This course of lawless outrage we do not believe to be the will or the deed of the great body of the peaceable citizens even of the Gulf States, but it is no longer doubtful that it is the policy on which alone the leaders there and the present holders of power are determined to act. This determination is also one of long standing. For many months before the late election it was deliberately planned and pre-arranged. In this purpose the democratic convention at Charleston was broken up, and, when broken up, it was known precisely what the issue of the Presidential election would be. Everybody knew that a President would be elected by the Opposition, and the arch traitors of the Cabinet set themselves vigorously to work to destroy the power of the general government, in order to insure the success of the grand revolution. Desperate and unscrupulous beyond all precedent, these men only defeated themselves by robbing too largely, and by ordering war material to the aid of traitors on a scale so unusual as to attract attention and awaken resistance. Nearly a year since, we are informed, it was exultingly claimed by many leaders of the expected movement in the South Carolina Legislature that they had the majority of the Cabinet pledged to aid the revolution, and that they confidently relied on the President not to lift a hand against it.
This case is, when all its aspects and conditions are considered, the most astounding spectacle of criminality which the civilized world has yet seen. Whatever may be its issue and end, it is now a most gigantic mass of causeless treason—of treason to law, to liberty, to humanity and to the interests of even the worst local community as well as State yet involved in it. No pretexts are offered except that the full will of a set of men cannot be gratified whose chief thirst is to open the slave trade. It is to free men from restraint whose name and character are a terror to every people of the foreign States surrounding the Gulf of Mexico—men whose raids on Nicaragua, on Cuba and on Mexico, have for years been the chief stain on the honor of the United States. These men now control the policy of a whole tier of States along the Gulf coast, and they have, as they think successfully, thrown off the restraints which the laws and government representing twenty-five millions of people in the States north of them impose. While fitting out hostile expeditions in Mobile and New Orleans against some one or other of the countries they hoped to colonize or conquer, we supposed them but an excres[c]ence which time would wear off. While pushing in new slavetrade ventures from Savannah and Charleston, we thought the palpable criminality of their demonstration would itself produce a healthy reaction. Now we find them in power in five or six States, and fostered as they have been by traitors in high place, they have risen to a height of aggregated force which it may well stagger the wisest to know how to meet.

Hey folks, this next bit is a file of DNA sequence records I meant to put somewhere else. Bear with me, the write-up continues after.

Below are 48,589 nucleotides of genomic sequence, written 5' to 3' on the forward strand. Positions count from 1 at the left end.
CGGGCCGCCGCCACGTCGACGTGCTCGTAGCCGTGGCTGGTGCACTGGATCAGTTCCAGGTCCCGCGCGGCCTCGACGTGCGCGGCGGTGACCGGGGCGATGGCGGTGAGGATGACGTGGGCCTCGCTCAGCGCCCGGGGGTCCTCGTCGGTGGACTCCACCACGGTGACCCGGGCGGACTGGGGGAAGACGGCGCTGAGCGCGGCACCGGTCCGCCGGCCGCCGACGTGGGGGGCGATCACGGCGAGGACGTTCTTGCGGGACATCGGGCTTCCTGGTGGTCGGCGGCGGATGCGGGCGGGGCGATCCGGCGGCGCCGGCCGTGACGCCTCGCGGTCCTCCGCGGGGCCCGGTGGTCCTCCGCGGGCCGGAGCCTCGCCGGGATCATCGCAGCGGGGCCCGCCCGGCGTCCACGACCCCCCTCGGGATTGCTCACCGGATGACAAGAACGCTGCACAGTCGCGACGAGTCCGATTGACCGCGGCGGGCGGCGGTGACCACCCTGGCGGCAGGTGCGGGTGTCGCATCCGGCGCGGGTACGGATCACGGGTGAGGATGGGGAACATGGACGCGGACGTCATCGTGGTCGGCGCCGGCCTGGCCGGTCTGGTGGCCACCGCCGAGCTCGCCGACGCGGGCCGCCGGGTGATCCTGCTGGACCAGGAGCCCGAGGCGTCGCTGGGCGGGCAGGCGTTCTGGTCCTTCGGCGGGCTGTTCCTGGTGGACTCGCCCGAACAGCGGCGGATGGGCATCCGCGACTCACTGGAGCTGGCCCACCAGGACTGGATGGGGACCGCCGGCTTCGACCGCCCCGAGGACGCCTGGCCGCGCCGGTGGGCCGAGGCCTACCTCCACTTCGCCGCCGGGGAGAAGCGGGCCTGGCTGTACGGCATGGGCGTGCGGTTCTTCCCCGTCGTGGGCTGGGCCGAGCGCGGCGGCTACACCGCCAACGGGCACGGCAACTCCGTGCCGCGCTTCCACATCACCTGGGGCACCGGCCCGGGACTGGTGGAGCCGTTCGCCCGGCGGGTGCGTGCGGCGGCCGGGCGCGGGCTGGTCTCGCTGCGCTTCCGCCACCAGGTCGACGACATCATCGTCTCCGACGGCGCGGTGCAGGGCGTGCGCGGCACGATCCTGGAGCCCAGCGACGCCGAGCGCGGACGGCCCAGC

The world must look on in amazement, as we have said, while this unprecedented drama is going forward. No revolutionist of Europe will know or recognize the horrid, misshapen monster which assumes a name honored in European struggles for liberty. Holders of despotic power in the Old World have not for centuries seen a government overthrown in order to found such a despotism as that which the ascendant party has already founded in the south. Not only is our own structure of law and order overturned, but the very foundations of all order are destroyed, to set up the violent wills of a handful of men who will rule or ruin whatever they are associated with. They revolt because they can no longer rule us of the more populous States; because the frame of the government does not provide for the possession of power by a minority. They profess no other reason in Charleston, the headquarters of treason. They spurn the idea that any special injury to slavery in South Carolina moved them. In no other State is there reserve or hesitation felt. Florida, Mississippi and Louisiana, alike entrench themselves in the vast dignity which characterized them as independent sovereignties before they entered the Union, and resume the powers they then delegated without condescending to assign a reason. It is lawlessness, in fact, it is rebellion in its worst sense, it is almost piratical defiance of the rights and peace of the whole world which actuates those who are, within the last twenty-four hours, reported to us to have seized the mint and custom-house at New Orleans, as the forts and arsenals of Louisiana, and the forts of the United States in other States were seized at various times within the past two months. A tremendous responsibility rests on this government and nation in view of these painful facts. The world outside is not alone the judge of us or our duty—the vast future, and our duty to the millions whose happiness we may guard and insure if we will, or may wreck in the greatest ruin the world ever saw, also appeal to us.